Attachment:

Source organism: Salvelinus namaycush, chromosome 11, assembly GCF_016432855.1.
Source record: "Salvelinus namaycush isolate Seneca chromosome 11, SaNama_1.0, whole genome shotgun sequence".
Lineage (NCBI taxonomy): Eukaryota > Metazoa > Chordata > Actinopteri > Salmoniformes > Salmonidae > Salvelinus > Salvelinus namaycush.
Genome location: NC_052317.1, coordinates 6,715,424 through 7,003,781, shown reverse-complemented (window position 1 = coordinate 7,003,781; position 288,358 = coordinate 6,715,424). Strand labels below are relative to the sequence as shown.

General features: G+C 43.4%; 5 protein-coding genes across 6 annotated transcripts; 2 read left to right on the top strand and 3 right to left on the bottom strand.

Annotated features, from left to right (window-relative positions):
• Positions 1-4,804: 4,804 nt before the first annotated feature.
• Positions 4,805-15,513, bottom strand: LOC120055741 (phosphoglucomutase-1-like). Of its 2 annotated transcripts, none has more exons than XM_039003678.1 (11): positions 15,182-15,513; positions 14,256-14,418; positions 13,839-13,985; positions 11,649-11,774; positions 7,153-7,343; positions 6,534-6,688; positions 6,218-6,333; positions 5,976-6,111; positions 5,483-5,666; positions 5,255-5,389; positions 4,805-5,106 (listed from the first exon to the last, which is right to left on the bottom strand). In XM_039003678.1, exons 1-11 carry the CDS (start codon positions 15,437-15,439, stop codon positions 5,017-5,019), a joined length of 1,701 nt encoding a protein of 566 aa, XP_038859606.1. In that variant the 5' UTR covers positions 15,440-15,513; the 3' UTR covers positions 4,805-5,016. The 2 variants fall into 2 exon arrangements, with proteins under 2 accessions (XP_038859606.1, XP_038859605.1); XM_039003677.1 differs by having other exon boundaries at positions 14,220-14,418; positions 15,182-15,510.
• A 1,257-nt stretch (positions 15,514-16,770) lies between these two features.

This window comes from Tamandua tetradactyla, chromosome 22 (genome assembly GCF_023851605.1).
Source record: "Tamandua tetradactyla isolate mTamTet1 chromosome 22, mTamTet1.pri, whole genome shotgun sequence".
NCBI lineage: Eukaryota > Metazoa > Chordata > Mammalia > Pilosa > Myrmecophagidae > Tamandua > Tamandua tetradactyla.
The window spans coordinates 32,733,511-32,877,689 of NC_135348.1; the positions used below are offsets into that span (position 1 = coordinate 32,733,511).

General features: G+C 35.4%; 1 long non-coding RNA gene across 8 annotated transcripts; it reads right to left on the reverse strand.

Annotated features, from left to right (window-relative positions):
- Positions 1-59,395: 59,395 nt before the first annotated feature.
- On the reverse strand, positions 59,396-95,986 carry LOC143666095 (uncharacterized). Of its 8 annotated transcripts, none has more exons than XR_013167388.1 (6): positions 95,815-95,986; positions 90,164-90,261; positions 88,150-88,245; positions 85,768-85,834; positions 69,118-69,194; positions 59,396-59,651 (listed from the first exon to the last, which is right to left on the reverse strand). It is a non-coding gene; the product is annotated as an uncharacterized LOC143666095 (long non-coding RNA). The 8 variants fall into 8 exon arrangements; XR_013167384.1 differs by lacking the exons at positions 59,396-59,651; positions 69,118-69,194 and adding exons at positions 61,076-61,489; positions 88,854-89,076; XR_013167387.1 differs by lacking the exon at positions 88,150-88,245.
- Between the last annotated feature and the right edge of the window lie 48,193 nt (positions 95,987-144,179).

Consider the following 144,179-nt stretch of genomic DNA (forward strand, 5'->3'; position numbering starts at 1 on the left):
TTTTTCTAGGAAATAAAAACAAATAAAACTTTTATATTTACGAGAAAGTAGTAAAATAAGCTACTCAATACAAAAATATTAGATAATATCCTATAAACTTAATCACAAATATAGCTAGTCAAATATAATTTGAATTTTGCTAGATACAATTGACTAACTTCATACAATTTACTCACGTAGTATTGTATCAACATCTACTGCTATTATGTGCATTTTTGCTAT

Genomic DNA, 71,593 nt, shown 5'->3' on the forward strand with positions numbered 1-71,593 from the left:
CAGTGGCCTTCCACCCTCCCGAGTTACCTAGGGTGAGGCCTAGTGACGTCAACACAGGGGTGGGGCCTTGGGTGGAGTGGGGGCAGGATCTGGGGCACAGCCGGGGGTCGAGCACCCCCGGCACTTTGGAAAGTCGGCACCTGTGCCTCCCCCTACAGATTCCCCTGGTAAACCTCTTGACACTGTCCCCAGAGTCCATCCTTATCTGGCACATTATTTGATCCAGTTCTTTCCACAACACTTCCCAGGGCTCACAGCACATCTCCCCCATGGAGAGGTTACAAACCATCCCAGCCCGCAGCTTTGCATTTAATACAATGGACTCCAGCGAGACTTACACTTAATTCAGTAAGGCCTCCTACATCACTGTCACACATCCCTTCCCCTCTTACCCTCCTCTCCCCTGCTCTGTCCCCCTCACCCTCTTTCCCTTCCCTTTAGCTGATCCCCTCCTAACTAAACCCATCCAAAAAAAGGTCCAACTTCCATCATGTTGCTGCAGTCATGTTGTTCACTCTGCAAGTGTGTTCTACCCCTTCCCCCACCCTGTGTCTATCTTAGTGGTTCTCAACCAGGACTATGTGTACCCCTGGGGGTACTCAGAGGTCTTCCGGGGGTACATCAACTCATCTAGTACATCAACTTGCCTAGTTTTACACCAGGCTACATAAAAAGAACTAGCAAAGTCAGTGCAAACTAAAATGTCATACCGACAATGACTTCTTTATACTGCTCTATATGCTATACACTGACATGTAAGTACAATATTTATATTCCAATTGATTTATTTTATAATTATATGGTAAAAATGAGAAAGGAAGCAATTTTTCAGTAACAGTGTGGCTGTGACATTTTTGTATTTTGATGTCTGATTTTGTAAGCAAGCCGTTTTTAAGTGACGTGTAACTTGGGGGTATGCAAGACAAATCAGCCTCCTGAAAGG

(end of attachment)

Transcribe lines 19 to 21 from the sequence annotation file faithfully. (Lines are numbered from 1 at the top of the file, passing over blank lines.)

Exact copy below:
Consider the following 144,179-nt stretch of genomic DNA (forward strand, 5'->3'; position numbering starts at 1 on the left):
TTTTTCTAGGAAATAAAAACAAATAAAACTTTTATATTTACGAGAAAGTAGTAAAATAAGCTACTCAATACAAAAATATTAGATAATATCCTATAAACTTAATCACAAATATAGCTAGTCAAATATAATTTGAATTTTGCTAGATACAATTGACTAACTTCATACAATTTACTCACGTAGTATTGTATCAACATCTACTGCTATTATGTGCATTTTTGCTAT

Genomic DNA, 71,593 nt, shown 5'->3' on the forward strand with positions numbered 1-71,593 from the left: